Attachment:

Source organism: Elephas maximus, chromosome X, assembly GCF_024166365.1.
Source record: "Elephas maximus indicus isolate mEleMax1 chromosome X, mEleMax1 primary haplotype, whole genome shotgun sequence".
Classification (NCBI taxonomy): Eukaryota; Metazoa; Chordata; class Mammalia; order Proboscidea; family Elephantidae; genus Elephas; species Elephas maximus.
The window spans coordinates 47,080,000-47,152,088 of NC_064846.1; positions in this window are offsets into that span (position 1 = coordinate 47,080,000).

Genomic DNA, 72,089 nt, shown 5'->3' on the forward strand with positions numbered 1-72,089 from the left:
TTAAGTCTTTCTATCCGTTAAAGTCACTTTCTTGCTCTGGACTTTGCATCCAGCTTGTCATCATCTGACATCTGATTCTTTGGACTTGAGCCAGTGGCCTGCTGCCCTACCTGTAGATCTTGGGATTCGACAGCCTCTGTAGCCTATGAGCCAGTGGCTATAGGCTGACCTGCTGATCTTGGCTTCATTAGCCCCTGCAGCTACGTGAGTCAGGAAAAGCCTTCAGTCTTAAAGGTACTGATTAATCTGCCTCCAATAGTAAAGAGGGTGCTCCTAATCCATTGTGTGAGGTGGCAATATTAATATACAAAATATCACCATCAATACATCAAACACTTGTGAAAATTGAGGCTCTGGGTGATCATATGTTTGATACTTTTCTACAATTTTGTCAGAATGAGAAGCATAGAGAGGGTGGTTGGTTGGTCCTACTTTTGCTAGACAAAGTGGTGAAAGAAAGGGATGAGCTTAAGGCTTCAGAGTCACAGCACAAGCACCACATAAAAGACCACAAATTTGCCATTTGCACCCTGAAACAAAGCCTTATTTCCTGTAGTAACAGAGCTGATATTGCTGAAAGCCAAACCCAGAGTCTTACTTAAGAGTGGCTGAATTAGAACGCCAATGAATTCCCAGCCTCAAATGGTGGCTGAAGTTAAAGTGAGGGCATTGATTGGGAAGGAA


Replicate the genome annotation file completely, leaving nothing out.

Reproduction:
Source organism: Elephas maximus, chromosome X, assembly GCF_024166365.1.
Source record: "Elephas maximus indicus isolate mEleMax1 chromosome X, mEleMax1 primary haplotype, whole genome shotgun sequence".
Classification (NCBI taxonomy): Eukaryota; Metazoa; Chordata; class Mammalia; order Proboscidea; family Elephantidae; genus Elephas; species Elephas maximus.
The window spans coordinates 47,080,000-47,152,088 of NC_064846.1; positions in this window are offsets into that span (position 1 = coordinate 47,080,000).

Genomic DNA, 72,089 nt, shown 5'->3' on the forward strand with positions numbered 1-72,089 from the left:
TTAAGTCTTTCTATCCGTTAAAGTCACTTTCTTGCTCTGGACTTTGCATCCAGCTTGTCATCATCTGACATCTGATTCTTTGGACTTGAGCCAGTGGCCTGCTGCCCTACCTGTAGATCTTGGGATTCGACAGCCTCTGTAGCCTATGAGCCAGTGGCTATAGGCTGACCTGCTGATCTTGGCTTCATTAGCCCCTGCAGCTACGTGAGTCAGGAAAAGCCTTCAGTCTTAAAGGTACTGATTAATCTGCCTCCAATAGTAAAGAGGGTGCTCCTAATCCATTGTGTGAGGTGGCAATATTAATATACAAAATATCACCATCAATACATCAAACACTTGTGAAAATTGAGGCTCTGGGTGATCATATGTTTGATACTTTTCTACAATTTTGTCAGAATGAGAAGCATAGAGAGGGTGGTTGGTTGGTCCTACTTTTGCTAGACAAAGTGGTGAAAGAAAGGGATGAGCTTAAGGCTTCAGAGTCACAGCACAAGCACCACATAAAAGACCACAAATTTGCCATTTGCACCCTGAAACAAAGCCTTATTTCCTGTAGTAACAGAGCTGATATTGCTGAAAGCCAAACCCAGAGTCTTACTTAAGAGTGGCTGAATTAGAACGCCAATGAATTCCCAGCCTCAAATGGTGGCTGAAGTTAAAGTGAGGGCATTGATTGGGAAGGAA